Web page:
Money Talk Podcast, Friday Dec. 18, 2020
Landaas & Company newsletter December edition now available.
Advisors on This Week’s Show
(with Max Hoelzl and Joel Dresang, engineered by Jason Scuglik)
Week in Review (Dec. 14-18, 2020)
No major announcements
Recovery in U.S. industrial output rose in November for the seventh time in eight months, the Federal Reserve reported. Total production was still 5% below February, before the COVID-19 pandemic disrupted demand, supply chains and operations. Manufacturing, especially automakers, led the 0.4% gain in total production in November. Warmer-than-normal weather lowered output from utilities for the third time in four months. Mining production grew but was down 12.5% from the year before. Capacity utilization rose to 73.3%, up from a record low 64.2% in April but down from 76.9% in February. Lower capacity usage suggests less pressure for inflation, and the rate hasn’t hit the long-term average since April 2008.
With consumer spending accounting for more than two-thirds of U.S. economic output, retail sales in November sent a concerning signal, declining 1.1% following a slight decrease in October. The setback was broadly distributed, with 10 of 13 categories declining. The Commerce Department reported that over all, retailers continued to have seasonally adjusted sales above the level before the pandemic, but some outlets, such as bars and restaurants, kept falling behind. Others, such as online retailers, were thriving.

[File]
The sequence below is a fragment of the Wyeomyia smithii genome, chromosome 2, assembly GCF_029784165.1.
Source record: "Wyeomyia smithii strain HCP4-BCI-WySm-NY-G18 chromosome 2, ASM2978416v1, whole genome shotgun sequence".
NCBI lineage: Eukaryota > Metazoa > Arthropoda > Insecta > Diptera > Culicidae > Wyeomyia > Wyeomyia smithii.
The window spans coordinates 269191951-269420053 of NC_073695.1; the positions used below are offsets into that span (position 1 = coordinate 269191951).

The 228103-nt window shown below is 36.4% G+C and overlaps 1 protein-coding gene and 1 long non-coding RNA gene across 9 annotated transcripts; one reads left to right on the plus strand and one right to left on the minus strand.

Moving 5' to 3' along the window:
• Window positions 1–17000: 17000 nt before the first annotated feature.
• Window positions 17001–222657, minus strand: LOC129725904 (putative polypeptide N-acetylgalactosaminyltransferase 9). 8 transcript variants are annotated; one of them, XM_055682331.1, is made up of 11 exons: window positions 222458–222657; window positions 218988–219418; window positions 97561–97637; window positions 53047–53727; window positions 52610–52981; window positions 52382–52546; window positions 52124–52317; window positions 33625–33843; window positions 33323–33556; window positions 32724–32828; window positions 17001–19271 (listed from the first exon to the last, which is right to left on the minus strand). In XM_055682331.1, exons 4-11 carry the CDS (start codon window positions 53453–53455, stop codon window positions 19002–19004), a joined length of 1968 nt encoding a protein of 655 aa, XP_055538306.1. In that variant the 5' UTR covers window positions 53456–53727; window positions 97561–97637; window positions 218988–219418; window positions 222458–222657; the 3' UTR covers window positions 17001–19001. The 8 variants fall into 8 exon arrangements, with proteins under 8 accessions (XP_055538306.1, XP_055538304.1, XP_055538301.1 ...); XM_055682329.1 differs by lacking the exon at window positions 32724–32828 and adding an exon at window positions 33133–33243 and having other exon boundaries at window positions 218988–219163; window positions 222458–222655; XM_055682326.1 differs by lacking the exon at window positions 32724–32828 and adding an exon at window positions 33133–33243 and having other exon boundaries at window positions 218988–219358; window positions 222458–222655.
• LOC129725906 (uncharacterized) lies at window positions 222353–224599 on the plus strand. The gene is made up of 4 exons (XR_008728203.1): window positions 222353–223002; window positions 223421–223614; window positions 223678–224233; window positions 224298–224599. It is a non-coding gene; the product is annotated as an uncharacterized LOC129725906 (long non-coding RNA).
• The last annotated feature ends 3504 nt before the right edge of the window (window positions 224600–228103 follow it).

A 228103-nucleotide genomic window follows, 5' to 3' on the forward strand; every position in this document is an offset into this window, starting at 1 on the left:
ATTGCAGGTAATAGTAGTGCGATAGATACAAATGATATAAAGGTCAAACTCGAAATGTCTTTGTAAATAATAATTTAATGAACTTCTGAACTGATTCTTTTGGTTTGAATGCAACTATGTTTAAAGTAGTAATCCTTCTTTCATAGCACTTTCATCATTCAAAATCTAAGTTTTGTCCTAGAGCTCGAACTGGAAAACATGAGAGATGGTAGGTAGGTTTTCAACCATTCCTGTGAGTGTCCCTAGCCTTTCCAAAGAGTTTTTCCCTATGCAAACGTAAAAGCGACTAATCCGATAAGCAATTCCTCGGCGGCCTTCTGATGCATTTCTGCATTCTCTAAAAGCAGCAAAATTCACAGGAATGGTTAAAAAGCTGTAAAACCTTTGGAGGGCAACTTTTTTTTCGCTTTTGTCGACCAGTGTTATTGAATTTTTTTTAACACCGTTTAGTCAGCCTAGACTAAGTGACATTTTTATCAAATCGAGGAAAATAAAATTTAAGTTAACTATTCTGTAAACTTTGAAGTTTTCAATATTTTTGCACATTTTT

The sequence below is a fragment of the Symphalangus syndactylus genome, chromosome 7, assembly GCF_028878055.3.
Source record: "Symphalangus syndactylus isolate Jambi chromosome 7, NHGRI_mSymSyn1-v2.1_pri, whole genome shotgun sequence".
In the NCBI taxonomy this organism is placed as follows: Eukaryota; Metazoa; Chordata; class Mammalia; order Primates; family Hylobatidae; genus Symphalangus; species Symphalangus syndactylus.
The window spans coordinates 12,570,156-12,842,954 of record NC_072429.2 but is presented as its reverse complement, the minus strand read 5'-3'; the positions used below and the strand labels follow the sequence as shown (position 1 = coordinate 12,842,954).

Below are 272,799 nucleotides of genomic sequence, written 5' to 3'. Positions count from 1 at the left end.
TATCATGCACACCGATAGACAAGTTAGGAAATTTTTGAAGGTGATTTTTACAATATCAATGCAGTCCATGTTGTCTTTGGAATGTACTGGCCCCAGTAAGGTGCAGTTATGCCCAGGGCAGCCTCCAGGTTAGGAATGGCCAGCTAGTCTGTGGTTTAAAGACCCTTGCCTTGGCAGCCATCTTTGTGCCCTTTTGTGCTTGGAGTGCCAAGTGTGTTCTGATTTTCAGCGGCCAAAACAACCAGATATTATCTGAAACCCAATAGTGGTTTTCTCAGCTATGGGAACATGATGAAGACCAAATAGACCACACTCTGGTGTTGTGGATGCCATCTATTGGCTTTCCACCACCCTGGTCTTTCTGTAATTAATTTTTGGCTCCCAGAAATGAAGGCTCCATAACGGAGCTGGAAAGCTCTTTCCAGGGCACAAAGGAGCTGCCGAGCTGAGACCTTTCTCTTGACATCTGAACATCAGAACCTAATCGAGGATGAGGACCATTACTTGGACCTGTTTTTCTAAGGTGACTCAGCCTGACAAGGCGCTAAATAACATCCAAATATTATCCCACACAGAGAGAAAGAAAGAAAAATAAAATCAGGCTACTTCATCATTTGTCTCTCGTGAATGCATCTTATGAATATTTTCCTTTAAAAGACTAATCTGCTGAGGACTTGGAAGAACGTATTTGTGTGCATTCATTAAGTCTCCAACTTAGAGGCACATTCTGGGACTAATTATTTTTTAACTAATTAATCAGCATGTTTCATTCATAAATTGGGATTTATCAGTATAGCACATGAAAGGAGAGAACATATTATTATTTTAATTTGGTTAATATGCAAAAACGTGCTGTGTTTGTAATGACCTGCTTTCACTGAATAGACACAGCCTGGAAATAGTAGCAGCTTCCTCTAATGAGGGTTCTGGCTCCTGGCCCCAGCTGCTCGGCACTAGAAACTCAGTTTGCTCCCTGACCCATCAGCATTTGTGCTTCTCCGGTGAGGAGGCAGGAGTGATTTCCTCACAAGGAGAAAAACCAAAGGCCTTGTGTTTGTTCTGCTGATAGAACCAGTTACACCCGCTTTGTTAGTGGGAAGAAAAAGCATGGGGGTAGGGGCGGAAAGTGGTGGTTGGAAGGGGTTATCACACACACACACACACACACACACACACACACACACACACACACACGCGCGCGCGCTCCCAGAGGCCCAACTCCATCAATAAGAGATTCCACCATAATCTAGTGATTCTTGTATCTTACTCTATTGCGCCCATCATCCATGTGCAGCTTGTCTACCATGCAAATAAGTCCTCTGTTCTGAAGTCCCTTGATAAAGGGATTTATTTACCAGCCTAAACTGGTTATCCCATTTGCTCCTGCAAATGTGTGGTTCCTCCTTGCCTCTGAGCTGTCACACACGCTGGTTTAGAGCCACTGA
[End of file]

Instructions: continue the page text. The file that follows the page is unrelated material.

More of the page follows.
The four-week moving average for initial unemployment claims rose for the third time in four weeks to 812,500 applications, the Labor Department said. The level was down from a record of nearly 5.8 million in April and up from a 51-year-low of 208,000 in February. More than 20.6 million Americans were receiving jobless benefits, up 8.4% from the week before, compared to 1.8 million at the same time last year.
The housing industry continued to be a bright spot in the U.S. economy as the annual rate of both housing starts and building permits rose in November. Over all, new residential construction remained below the pre-pandemic pace in February, but Commerce Department data showed starts for single-family houses rising to the fastest pace since April 2007. Permits, which indicate plans for future housing, rose to their highest annual rate since September 2006. The 1.3% gain in the rate of single-family permits was the slimmest of seven consecutive increases.
The Conference Board’s index of leading economic indicators rose 0.6% in November, slightly less than gains in October and September. The business research group noted a deceleration in improvements that suggests a “significant moderation in growth” for the U.S. economy to begin 2021. Recent advances in COVID-19 cases raised concerns, the group said, given declining factory hours and fallen consumer confidence. On the bright side, it cited positive developments in new factory orders, housing permits and stock prices.
MARKET CLOSINGS FOR THE WEEK
- Nasdaq – 12756, up 378 points or 3.1%
- Standard & Poor’s 500 – 3710, up 46 points or 1.3%
- Dow Jones Industrial – 30187, up 141 points or 0.5%
- 10-year U.S. Treasury Note – 0.95%, up 0.06 point